Kagoshima, Japan – Japan take on Croatia in the group of 16 of the World Cup 2022 on Monday. The 6pm (15:00 GMT) kickoff means it will be midnight in Japan when the first whistle is blown.
Many will sacrifice their sleep to watch their team play. With extra time and penalties a possibility, there is a chance that Japanese football fans may be awake and glued to their screens well past 3am.
The wins over Germany and Spain mean that even casual football fans are glued to their screens and are willing to sacrifice their sleep, hoping and praying for one more sleepless night after every match.
Japan progressed beyond the group stage of the World Cup three times but never went beyond the last-16 stage.
The Group E wins over Germany and Spain have created strong hope and belief that Hajime Moriyasu’s team can become the first to cross that barrier. Should the Blue Samurai down Croatia, they will become only the second Asian nation to reach the quarter-finals after South Korea in 2002.
For 44-year-old Japanese fan Takuro Shinmyozu, the player who has made a difference in Moriyasu’s charges is Ritsu Doan. The SC Freiburg winger has scored twice, his goals helping Japan beat Germany and Spain.
While Shinmyozu has been happy with the performances of Doan, dubbed by some as “the Japanese Messi”, he does feel that the 24-year-old needs to improve his behaviour.
“Doan is the best player. He knows what Japan should do. He may need to work on his attitude though,” said Shinmyozu who credits Japan’s disciplined strategy for having helped them overcome Germany and Spain.
“Higher-ranked teams like Germany and Spain have better individual skills and passing than Japan. Japan fended off their attacks and responded with well-organised strategies in the second half of those games,” he added.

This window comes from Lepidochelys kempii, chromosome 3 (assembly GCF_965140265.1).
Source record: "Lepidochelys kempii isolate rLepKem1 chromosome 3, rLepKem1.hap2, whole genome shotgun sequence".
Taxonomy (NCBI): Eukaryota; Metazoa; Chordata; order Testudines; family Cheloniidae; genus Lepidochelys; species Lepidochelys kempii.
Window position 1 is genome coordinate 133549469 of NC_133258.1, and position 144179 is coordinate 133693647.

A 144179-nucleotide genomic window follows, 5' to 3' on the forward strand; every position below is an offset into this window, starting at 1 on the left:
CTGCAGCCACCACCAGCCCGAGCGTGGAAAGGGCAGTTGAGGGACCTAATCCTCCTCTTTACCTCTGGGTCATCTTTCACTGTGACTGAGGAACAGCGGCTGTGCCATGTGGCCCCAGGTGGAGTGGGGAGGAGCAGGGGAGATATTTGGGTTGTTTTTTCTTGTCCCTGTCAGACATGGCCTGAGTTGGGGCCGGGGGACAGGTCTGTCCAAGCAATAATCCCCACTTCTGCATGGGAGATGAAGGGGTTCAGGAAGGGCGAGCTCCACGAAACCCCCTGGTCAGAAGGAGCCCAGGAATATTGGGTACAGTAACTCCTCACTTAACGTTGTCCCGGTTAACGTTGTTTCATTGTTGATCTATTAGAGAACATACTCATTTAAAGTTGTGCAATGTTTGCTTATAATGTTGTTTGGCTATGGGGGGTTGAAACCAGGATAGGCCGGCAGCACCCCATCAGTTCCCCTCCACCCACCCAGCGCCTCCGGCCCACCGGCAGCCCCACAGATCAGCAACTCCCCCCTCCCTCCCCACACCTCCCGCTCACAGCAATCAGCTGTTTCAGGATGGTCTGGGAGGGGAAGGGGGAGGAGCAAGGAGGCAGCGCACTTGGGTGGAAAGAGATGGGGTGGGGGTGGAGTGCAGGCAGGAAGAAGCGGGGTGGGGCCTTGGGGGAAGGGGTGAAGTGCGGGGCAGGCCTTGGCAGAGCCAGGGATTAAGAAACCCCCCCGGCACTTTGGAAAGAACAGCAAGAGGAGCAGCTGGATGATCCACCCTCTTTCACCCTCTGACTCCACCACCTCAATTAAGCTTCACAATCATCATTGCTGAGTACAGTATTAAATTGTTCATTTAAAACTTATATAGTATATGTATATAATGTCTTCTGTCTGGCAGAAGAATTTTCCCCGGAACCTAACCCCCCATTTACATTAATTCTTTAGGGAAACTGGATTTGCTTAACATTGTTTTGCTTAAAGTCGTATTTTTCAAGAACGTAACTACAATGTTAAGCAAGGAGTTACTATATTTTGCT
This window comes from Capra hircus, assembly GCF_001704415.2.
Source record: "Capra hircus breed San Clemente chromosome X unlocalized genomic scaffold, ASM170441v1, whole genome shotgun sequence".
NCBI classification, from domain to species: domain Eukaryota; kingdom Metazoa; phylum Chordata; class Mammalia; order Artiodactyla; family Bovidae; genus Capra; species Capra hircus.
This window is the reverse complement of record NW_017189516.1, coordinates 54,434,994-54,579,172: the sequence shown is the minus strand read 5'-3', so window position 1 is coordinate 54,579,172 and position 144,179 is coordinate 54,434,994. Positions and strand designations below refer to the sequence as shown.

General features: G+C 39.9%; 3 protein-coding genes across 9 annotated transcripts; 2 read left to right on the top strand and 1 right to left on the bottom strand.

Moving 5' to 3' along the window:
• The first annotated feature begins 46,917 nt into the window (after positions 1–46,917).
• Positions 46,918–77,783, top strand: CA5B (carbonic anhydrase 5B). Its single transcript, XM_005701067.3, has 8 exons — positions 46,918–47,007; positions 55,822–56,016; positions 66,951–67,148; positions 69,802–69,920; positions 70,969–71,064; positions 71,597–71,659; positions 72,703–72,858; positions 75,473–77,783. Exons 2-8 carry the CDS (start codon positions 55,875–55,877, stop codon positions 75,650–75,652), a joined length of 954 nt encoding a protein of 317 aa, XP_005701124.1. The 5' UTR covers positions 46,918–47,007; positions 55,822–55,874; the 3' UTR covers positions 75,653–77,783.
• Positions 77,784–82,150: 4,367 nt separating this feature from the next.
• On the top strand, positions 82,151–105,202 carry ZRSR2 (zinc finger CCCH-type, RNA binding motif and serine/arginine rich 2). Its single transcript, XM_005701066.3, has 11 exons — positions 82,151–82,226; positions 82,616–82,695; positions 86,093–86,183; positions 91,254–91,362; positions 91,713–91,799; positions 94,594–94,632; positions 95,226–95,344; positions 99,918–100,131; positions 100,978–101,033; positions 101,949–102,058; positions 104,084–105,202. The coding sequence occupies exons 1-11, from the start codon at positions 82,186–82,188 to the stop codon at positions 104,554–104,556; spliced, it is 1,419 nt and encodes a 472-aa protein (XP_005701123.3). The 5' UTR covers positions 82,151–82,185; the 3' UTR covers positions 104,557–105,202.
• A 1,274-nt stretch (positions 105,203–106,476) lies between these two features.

Shinmyozu conceded that the team surprised him. He admitted he turned off his television and went to sleep when the team was trailing 1-0 against Germany in their World Cup opener but realised what he had missed out on when he woke up.
Yoichi Tominanga feels that the strong performances of the Samurai Blue in Qatar will serve the national team going well into the future.
He also noticed a change in the mentality of players who now “do not give strong nations respect” on the field as previous generations of Japanese footballers may have been doing to their own detriment.
“We have picked up confidence. We don’t give too much respect to strong nations any more. We are not afraid of them. There are many strong nations like Brazil, Germany, Argentina, Spain and France that we could still learn a lot from. Kids who are watching these games will not think that we are just an underdog. They will think that we can beat these teams. It gives the future of Japanese football a lot of meaning,” he said.
After witnessing the team make gradual improvement since its first World Cup appearance in 1998, longtime football fans such as Tominaga, 38, expected the group-stage games to be difficult but always knew that Japan would have a fighting chance of getting out of the group.
“I thought the group would be hard. I knew we would have a chance of advancing beyond the group stage as most football fans know that anything can happen in football,” said Tominaga.